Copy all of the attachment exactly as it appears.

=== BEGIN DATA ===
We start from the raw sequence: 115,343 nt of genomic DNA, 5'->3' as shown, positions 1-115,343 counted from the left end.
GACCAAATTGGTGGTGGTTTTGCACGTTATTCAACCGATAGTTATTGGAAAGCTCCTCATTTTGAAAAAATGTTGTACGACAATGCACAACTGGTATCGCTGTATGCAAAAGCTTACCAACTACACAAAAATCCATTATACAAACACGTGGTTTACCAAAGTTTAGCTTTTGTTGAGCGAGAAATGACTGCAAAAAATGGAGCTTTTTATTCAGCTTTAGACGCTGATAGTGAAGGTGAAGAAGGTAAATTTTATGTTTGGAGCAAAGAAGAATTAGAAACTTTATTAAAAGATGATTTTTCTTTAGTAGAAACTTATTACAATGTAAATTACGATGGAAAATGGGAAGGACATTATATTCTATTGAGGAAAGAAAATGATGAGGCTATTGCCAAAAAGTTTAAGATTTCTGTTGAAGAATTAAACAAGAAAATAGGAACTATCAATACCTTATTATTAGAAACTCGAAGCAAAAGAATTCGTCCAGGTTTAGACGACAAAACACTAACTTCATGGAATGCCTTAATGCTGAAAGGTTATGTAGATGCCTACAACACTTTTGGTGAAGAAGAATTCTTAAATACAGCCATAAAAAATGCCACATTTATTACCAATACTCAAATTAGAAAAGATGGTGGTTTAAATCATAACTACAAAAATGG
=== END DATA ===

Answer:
We start from the raw sequence: 115,343 nt of genomic DNA, 5'->3' as shown, positions 1-115,343 counted from the left end.
GACCAAATTGGTGGTGGTTTTGCACGTTATTCAACCGATAGTTATTGGAAAGCTCCTCATTTTGAAAAAATGTTGTACGACAATGCACAACTGGTATCGCTGTATGCAAAAGCTTACCAACTACACAAAAATCCATTATACAAACACGTGGTTTACCAAAGTTTAGCTTTTGTTGAGCGAGAAATGACTGCAAAAAATGGAGCTTTTTATTCAGCTTTAGACGCTGATAGTGAAGGTGAAGAAGGTAAATTTTATGTTTGGAGCAAAGAAGAATTAGAAACTTTATTAAAAGATGATTTTTCTTTAGTAGAAACTTATTACAATGTAAATTACGATGGAAAATGGGAAGGACATTATATTCTATTGAGGAAAGAAAATGATGAGGCTATTGCCAAAAAGTTTAAGATTTCTGTTGAAGAATTAAACAAGAAAATAGGAACTATCAATACCTTATTATTAGAAACTCGAAGCAAAAGAATTCGTCCAGGTTTAGACGACAAAACACTAACTTCATGGAATGCCTTAATGCTGAAAGGTTATGTAGATGCCTACAACACTTTTGGTGAAGAAGAATTCTTAAATACAGCCATAAAAAATGCCACATTTATTACCAATACTCAAATTAGAAAAGATGGTGGTTTAAATCATAACTACAAAAATGG